While Harry was highly respected by his colleagues and maintained many lifelong friendships with the people he worked with every day, his first priority and greatest satisfaction was his relationships with the students. He used to tell me that he was better friends with the students and I was better friends with the staff.
I got to know Harry beginning in my 10th grade year, as I was involved in various activities and committees, and we immediately formed a close relationship. I complimented him on the suit he was wearing. His reply?
I'll make sure to burn it when I get home … If you like it, it must be 40 years out of date.
The day I graduated, Mr. Weberman instructed me to call him Harry from then on. Through my college years, we stayed in regular contact, particularly since his son David and I lived in the same dorm and he would invite me to join them for meals when he came up to Ann Arbor.
When I moved out of state for a few years, I would visit with Harry and his amazing wife Miriam, also an esteemed educator, each time I came back to Detroit. When I moved back to the area, he performed an amazing mitzvah. There was a young special education teacher at Oak Park High School and Harry, knowing that I required significant guidance, made what is in Yiddish known as a shidduch by introducing me to her. My wife Lisa and I will be celebrating our 40th anniversary in March.
Over the years, Lisa and I became honorary members of the Weberman family. With Harry and Miriam’s three children, Bernie, David and Freya, their spouses, children, siblings, nieces, nephews — all who came into the Weberman home were made to feel it was their home and family.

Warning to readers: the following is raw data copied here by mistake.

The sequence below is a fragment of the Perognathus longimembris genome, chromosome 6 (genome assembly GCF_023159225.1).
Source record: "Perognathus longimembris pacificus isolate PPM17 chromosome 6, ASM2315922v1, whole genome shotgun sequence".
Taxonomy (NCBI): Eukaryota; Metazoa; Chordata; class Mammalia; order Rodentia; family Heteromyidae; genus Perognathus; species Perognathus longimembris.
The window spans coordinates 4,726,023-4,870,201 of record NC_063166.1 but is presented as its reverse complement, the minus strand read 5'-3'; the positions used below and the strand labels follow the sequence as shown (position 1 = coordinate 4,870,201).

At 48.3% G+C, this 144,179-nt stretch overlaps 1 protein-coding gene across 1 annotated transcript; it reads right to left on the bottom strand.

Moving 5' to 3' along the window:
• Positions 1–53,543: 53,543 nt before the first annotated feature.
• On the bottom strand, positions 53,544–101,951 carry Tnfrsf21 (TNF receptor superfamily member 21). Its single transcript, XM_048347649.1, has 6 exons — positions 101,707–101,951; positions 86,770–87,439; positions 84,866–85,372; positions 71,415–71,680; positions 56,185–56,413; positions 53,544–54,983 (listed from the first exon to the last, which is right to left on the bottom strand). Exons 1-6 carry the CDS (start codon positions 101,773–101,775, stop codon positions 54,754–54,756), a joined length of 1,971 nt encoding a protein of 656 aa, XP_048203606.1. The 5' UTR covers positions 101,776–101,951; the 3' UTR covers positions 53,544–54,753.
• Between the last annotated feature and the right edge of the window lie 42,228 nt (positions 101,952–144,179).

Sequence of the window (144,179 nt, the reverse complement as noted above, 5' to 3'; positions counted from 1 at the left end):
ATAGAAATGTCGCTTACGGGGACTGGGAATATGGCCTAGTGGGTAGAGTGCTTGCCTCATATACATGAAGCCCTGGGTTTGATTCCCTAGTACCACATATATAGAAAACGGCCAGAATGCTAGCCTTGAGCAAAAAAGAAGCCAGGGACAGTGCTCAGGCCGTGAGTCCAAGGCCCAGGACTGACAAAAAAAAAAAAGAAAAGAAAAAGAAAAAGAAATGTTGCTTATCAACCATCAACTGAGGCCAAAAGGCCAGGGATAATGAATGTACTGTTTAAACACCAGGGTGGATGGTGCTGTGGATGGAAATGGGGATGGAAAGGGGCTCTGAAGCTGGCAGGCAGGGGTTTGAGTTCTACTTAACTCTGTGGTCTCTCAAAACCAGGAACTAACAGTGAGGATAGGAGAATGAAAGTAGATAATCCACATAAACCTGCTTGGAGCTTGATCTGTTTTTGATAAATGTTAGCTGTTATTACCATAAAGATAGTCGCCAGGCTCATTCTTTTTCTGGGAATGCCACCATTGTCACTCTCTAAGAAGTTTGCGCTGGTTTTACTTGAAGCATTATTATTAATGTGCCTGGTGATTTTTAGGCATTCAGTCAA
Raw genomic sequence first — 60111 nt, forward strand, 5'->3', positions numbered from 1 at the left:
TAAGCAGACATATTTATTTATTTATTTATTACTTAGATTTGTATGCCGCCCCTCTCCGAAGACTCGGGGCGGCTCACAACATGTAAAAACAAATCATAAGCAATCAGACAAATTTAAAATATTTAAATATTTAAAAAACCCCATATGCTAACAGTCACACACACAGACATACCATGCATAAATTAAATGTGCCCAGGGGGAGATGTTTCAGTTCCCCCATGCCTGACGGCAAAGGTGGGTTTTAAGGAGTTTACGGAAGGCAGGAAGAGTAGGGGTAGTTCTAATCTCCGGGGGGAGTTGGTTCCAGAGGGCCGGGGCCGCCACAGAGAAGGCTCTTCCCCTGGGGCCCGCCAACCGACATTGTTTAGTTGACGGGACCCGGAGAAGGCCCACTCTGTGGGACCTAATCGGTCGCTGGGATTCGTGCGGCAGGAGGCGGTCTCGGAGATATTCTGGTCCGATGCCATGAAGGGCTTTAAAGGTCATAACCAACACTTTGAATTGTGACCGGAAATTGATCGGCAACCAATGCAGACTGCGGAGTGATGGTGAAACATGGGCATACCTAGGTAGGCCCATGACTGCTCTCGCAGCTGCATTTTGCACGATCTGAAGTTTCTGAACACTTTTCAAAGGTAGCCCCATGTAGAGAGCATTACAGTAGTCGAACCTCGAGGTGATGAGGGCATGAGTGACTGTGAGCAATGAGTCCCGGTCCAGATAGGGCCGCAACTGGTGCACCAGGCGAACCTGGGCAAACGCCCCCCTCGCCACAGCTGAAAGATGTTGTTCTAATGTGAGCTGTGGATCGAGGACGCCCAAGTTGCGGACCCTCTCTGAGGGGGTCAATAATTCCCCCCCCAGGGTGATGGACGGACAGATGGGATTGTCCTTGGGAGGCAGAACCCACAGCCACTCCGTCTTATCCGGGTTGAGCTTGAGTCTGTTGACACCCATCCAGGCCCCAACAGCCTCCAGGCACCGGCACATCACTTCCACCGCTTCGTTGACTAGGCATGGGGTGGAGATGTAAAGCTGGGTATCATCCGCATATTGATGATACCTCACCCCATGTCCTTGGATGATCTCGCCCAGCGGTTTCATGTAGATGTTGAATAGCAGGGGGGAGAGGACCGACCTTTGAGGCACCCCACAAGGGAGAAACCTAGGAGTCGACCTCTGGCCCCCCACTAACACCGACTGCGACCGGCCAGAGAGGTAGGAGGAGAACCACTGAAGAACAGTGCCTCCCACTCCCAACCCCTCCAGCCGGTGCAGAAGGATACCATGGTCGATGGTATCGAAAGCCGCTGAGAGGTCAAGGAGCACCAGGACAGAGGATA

I would marvel at what a special family Harry and Miriam had created and suggested it was a result of the love, caring, compassion, decency and high moral values that were constantly in evidence. Harry replied that there was a lot of luck involved, which I did not believe until Lisa and I had children of our own. (We were lucky too.)
We were very privileged to have shared many Seders and Rosh Hashanas, as well as numerous family celebrations with not only my wife Lisa and I but our two children, who became part of the Weberman clan and were able to experience how fortunate we all were to be included. We shared our families’ weddings and bar mitzvahs over many years. Harry and I watched numerous Super Bowls together; neither of our wives had any interest in those events.
We would speak on a weekly basis, discussing sports, politics and religion. Harry would always say that he did not vote for the President but for the judges who would be appointed by the particular administration.
Harry and I shared most every Michigan football and basketball game. He got such joy out of meeting former Michigan players and coaches. If we didn’t have tickets, we would speak every Saturday morning to discuss the prospects for that day’s game.
When we moved to Florida, the two things I missed the most were being with the Webermans and Michigan Football. Lisa and I relished our reunions back in Detroit and playing host to Harry, Miriam and David in Florida.
Harry died in December 2015 at 93 and, earlier this year, Miriam died at 95. Our family misses them terribly but we are so fortunate to have had them in our lives.
I still want to call him on Saturday mornings this time of year.